Field Photography Collective

A photography community by peace, security, and development professionals that bring you closer to the field

FPC Community


The FPC Community is at the core of what we do. FPC is a platform for publishing photo essays as well as plan activities such as lectures and exhibitions. Exhibitions are either based on previously published photo essays or in cooperation with inspiring photographers and friends. All events are open to the public and announced on our website and social media.

Founders


Sofia Zitouni
Fallckolm Cuenca

Currently Contributing


Click on the thumbnail to read more about each FPC contributor.
Sorted by surname.

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Photo by Erin Floyd

Love Calissendorff

I've been interested in photography since I was 15 years old and took a course in analogue photography in my small hometown in Sweden. This love for old-fashioned photography carried over into my work in the peacebuilding sector and the years I've spent living and travelling in the Middle East, South Asia, and sub-Saharan Africa - in fact, in the years that followed, my only digital camera has been my phone! I have to say that I still prefer large-format cameras that make a profound sound when a moment is captured. Though I am trying my best to slowly transition into utilising modern technology, while at the same time keeping the edits to a bare minimum to preserve the moment as it was.

Love Calissendorff
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Claudia Cifaldi

I enlisted with an agency within the security sector when I was 19 years old, little did I know that I was about to discover so many places in my country and abroad in the line of duty. I am totally enthralled with people and their stories and I believe that my job as a professional is to do my utmost to come to their aid and as a greenhorn photographer is to tell their stories through pictures.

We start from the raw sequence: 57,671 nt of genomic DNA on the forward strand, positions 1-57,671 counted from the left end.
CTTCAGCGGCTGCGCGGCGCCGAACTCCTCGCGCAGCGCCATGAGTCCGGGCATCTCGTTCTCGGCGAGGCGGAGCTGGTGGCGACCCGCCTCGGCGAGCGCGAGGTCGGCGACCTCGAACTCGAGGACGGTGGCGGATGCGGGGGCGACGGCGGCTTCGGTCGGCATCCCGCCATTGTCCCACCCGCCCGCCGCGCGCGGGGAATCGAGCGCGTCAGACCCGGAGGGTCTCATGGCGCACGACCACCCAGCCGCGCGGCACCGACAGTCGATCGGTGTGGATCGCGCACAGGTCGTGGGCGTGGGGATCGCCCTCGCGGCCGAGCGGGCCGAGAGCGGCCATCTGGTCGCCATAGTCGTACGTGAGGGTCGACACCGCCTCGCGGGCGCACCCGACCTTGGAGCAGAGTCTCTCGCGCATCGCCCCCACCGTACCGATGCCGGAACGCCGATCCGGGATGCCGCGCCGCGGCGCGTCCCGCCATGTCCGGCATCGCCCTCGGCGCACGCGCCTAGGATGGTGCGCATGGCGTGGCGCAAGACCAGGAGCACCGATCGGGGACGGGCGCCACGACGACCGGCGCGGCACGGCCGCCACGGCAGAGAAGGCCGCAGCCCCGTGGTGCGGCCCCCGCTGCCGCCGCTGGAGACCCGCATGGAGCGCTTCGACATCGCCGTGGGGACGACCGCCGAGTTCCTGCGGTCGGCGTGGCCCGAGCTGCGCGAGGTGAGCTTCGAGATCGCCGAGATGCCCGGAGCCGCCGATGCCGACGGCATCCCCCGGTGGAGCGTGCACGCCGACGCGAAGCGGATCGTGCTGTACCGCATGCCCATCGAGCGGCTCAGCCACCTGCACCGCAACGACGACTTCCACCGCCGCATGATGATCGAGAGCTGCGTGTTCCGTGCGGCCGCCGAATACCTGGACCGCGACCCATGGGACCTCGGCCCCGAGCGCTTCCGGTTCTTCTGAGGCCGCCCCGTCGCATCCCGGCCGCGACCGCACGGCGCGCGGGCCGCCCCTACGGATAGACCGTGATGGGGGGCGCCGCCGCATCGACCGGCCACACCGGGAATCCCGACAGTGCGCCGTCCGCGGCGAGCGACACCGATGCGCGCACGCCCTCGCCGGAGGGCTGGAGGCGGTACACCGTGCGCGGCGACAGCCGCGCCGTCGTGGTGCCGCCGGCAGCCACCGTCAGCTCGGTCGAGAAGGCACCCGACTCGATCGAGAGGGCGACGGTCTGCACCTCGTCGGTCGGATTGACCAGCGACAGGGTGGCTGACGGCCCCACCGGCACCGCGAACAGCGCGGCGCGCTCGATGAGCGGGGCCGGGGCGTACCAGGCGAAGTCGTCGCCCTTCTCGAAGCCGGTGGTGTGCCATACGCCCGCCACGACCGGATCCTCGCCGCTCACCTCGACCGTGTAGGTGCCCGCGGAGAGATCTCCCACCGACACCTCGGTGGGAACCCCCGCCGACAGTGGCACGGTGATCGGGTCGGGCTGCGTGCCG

Claudia Cifaldi
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Fallckolm Cuenca

Since 2003, when I bought my first Digital SLR, I have worked for the UN, EU and various NGOs. My work has taken me to the Middle East, Latin America, Central and Eastern Asia, Western Africa as well as the Caucasus. The camera has not only been a creative outlet but also an increasingly important companion in a perceived need to keep the world close. Most importantly, photography has become an excellent vehicle for documenting the things I feel strongly about - my development and humanitarian work.

Fallckolm Cuenca
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Saima Hassan

Saima has dedicated almost two decades to working in more than 48 countries plagued by conflict, violence, poverty or injustice. Her international humanitarian and development experience include providing culturally sensitive psychological first aid and counseling, ensuring and protecting human and asylum seeker rights, combating sexual and gender-based violence, corporate governance and transparency as well as civil society capacity building.

Her photography has documented and invited people to get a glimpse of the human stories behind what has been labeled a refugee ‘crisis’, war in Yemen, Iraq, elections and education in Tanzania, life after Ghaddafi in Libya, female infanticide in Pakistan, ethnic cleansing of the Rohingyas in Myanmar, Shia and Sufi religious traditions, Syrians and Palestinians seeking safety in Jordan, sexual violence in USA and has followed South Asian migrants chasing their dreams in Europe and the Middle East.

Saima Hassan
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Milla Khodai

Growing up as a refugee I learnt early on to adapt to changing situations. It was a survival strategy to not attract attention, to not get lost, to not be seen, to not let my insecurity touch the surface. This experience has enabled me to get close to challenging situations and to become part of the story that I want to tell. For a brief moment I can stop being the observer and become part of the universe that is presented to me. Once I have absorbed the situation and found the space that allows my presence, I can take out my camera and start capturing the moment. To me, the challenge with photography is establishing a meaningful connection with the subjects to allow them to reveal their vulnerability, which is the core of our humanness.

My upbringing has shaped my career path. I have travelled to Afghanistan to conduct research for my PhD and returned again as an employee of a development agency. Both rolls showed me different aspects of life: The simplicity and warmth of family settings on the one side and constrictions of living in a compound on the other side. The vulnerability of being a solo traveller and the exposure of driving through the city in an armoured vehicle. The pressure to comply to social rules and the loneliness from being perceived as the superior foreigner holding a power position.